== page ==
Bonhams screwed the pooch with Making Waves: Seiko. Internet experts browsing the online auction catalogue found an unhealthy selection of “Frankenwatches” (modified Seikos). Bonhams pulled the sale temporarily to “upload the condition reports accompanying each lot.” Bonhams fake Seikos are back online. Once again, fratello.com nails it . . .
Lot 708 — Seiko 5126-8130
The Bonhams Seiko Auction contains a silver-dialed “Daini-produced” (that’s Japanese for “second”) 5126-8130 Rally Diver. The lot 708 condition report calls out an aftermarket bezel insert. However, I don’t see a mention of the hands, which are incorrect for this model. They should have black stripes running through their centers. The listed range of $320 – 650, makes this unadvisable.
Unadvisable? Fratello’s Michael Stockton – “I’m still a little frustrated with this auction as a Seiko fan” – is too kind.
Bonhams’ bad behavior is nothing less than a travesty. Worse. A scam. A deception that was uncovered, unacknowledged (by its proponents) and now we learn, at least partially uncorrected.
Here’s another one of Mr. Stockton’s exposés:
Lot 717 — Seiko 5718-8000
Like all auctions, the Bonhams Seiko Auction has a catalog cover piece. It’s the ultra rare 5718-6000 as Lot 717. This watch was produced in 1964 and sold during the Tokyo Summer Olympics. Some estimate that only 50 or so were made. Aside from the visible tachymeter ring damage, the hour and minute hands are incorrect for the reference.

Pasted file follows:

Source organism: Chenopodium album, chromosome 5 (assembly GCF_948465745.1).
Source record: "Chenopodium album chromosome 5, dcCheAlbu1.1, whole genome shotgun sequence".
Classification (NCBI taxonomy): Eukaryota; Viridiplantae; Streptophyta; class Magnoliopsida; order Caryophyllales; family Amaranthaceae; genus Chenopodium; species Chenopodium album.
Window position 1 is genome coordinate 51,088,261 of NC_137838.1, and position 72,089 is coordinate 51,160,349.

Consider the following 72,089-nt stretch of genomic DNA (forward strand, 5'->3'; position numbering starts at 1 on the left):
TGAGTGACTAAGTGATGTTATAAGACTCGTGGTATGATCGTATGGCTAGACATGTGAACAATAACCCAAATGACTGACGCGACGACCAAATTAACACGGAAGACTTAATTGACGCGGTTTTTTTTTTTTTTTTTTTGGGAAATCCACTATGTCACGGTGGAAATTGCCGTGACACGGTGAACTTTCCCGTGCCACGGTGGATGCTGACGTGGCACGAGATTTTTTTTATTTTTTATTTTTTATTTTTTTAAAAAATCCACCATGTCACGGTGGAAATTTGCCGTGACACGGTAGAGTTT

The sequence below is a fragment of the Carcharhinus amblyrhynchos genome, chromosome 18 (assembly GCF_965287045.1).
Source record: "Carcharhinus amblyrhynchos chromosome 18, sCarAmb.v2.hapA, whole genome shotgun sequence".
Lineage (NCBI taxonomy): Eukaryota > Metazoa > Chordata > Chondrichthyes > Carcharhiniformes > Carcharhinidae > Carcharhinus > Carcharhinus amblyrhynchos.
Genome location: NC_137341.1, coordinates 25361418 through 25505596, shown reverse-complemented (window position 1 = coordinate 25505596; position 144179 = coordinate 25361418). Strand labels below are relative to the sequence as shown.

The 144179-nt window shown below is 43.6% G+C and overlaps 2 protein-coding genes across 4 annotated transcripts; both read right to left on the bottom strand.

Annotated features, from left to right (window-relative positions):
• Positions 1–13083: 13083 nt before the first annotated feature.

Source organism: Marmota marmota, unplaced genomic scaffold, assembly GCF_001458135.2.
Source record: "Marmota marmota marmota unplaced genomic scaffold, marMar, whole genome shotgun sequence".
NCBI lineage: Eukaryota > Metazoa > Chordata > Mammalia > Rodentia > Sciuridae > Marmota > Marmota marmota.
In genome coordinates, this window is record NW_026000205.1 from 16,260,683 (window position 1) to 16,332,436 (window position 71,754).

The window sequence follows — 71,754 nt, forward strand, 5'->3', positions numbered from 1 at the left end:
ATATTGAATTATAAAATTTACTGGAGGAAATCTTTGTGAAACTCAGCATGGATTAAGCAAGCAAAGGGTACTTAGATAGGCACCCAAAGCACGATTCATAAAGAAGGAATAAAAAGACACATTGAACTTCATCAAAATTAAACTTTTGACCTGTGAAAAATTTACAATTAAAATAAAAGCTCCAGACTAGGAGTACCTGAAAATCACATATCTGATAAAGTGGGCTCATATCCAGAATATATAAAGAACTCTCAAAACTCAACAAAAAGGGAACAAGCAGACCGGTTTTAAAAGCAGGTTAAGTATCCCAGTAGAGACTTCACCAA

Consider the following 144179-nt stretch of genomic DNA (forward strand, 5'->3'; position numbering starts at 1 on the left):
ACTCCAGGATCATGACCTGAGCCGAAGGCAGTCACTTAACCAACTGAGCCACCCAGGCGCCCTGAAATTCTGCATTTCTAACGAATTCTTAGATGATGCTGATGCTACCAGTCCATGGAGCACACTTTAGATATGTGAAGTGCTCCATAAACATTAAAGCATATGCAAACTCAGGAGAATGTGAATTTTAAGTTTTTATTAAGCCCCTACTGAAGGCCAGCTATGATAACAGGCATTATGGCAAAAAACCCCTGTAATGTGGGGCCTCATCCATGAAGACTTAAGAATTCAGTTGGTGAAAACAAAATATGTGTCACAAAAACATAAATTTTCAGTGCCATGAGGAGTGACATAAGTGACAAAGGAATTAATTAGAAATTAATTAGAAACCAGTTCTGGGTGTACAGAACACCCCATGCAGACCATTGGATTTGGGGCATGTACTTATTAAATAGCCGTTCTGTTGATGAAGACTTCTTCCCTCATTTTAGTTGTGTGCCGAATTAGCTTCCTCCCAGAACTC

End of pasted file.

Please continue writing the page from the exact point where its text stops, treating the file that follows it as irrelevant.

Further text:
These look the part to a large degree, but the correct hands have different tips and the minutes hand does not extend into the minutes ring. The case shows evidence of polishing and the case back logo is still certainly visible.
Mr. Stockton also reveals lot 726 (top of this post) as woefully inauthentic, cursed with “a non original bezel and red hands . . . the dial also looks to be aftermarket. The ‘Speedtimer’ font should not be in white.”
These three watches raise uncomfortable questions: which other Seikos are Frankenwatches? How can you trust any of them now? And how stupid is Bonhams?
This is possibly the worst/best example of bad crisis management I’ve come across since Domino’s YouTube scandal.
The woman at the sharp end of this ongoing debacle: Bonhams HK-based watch specialist Sharon Chan. Her bio reveals . . .
In 2017-2018, before returning to the auction business and joining Bonhams, Ms. Chan expanded her professional career and operated a private watch business and client consultancy. With her extensive watch experience, she possesses strong connections with collectors around the world and plays an important role in expanding the watch market in Asia.
Not only should this auction be permanently removed and a public apology extended, Bonhams should make Ms. Chan accountable and investigate any and all transactions made under her aegis.
I’m talking about a free authenticity check on any and all watches purchased from Bonhams that had anything to do with Ms. Chan.
Bonhams should issue a full refund for any timepiece exposed as “modified” or in any way misrepresented. Keep in mind that Bonhams terms and conditions specifically state that it’s not responsible for the authenticity of its watches:
7. All statements contained in the catalog or in any bill of sale, condition report, invoice or elsewhere as to authorship, period, culture, source, origin, measurement, quality, rarity, provenance, importance, exhibition and literature of historical relevance, or physical condition ARE QUALIFIED STATEMENTS OF OPINION AND NOT REPRESENTATIONS OR WARRANTIES.
Bonhams’ fake Seikos cast doubt on the auction house’s integrity. Until such time as Bonhams cleans house over this debacle, you are advised to avoid purchasing watches from them. That is all.